January 13, 2009
Fannie Mae Announces National REO Rental Policy
Renters in Fannie Mae-Owned Foreclosed Properties
Eligible to Stay in Their Homes
WASHINGTON, DC -- Fannie Mae (FNM/NYSE) today announced the establishment of a new National Real Estate Owned (REO) Rental Policy that will allow qualified renters in Fannie Mae-owned foreclosed properties to stay in their homes. The company currently has an eviction suspension in place through the end of January which will allow for the new policy to be fully operationalized prior to the suspension concluding.
"Renters in foreclosed properties have often been a casualty of the foreclosure crisis the country is facing," said Michael Williams, chief operating officer of Fannie Mae. "This policy will allow qualified renters to remain in Fannie Mae-owned properties should they choose to do so, mitigate the disruption of personal lives that foreclosures can cause, and help bring a measure of stability to communities impacted by high foreclosure rates."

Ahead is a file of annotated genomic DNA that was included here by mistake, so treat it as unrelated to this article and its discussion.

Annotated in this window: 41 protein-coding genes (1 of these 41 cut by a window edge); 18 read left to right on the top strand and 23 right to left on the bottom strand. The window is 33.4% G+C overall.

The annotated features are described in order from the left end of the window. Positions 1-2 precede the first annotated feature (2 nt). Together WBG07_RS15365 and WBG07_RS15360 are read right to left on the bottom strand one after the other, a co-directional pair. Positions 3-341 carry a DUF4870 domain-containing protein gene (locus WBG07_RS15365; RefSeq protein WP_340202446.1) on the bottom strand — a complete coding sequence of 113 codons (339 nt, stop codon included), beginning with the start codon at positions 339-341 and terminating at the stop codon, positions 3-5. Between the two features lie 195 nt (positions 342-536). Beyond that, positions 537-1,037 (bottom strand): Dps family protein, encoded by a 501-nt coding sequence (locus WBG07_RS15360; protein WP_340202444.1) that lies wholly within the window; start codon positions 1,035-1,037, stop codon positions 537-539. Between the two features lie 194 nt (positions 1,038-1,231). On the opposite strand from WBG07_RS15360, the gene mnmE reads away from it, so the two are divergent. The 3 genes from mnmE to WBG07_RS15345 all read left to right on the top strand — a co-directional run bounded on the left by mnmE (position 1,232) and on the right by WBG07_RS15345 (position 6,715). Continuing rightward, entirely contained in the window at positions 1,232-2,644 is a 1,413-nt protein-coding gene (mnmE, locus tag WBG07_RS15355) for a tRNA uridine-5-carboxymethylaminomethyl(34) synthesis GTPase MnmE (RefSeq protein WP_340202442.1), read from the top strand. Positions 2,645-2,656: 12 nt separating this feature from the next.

The new policy applies to renters occupying foreclosed properties at the time Fannie Mae acquires the property. Renters occupying any type of single-family property will be eligible including residents of two- to four-unit properties, condos, co-ops, single-family detached homes and manufactured housing. Eligible renters will be offered a new month-to-month lease with Fannie Mae or financial assistance for their transition to new housing should they choose to vacate the property. The properties must meet state laws and local code requirements for a rental property.
While the company markets the properties for sale, Fannie Mae will manage the properties through a real estate broker or a property management company. The company will not require security deposits to be posted in connection with this program.
Renters in the foreclosed properties will be asked to pay market rate rent under the new leases. Rates may be determined by reviewing local comparable rents, conducting a neighborhood survey, or through other relevant indicators. Rates will also be subject to any legal rent control restrictions. The company will review each instance where the market rate may require a tenant to pay additional rent and will work to reach an equitable resolution.
On behalf of the company, property managers are contacting renters in Fannie Mae-owned foreclosed properties to notify them of their options.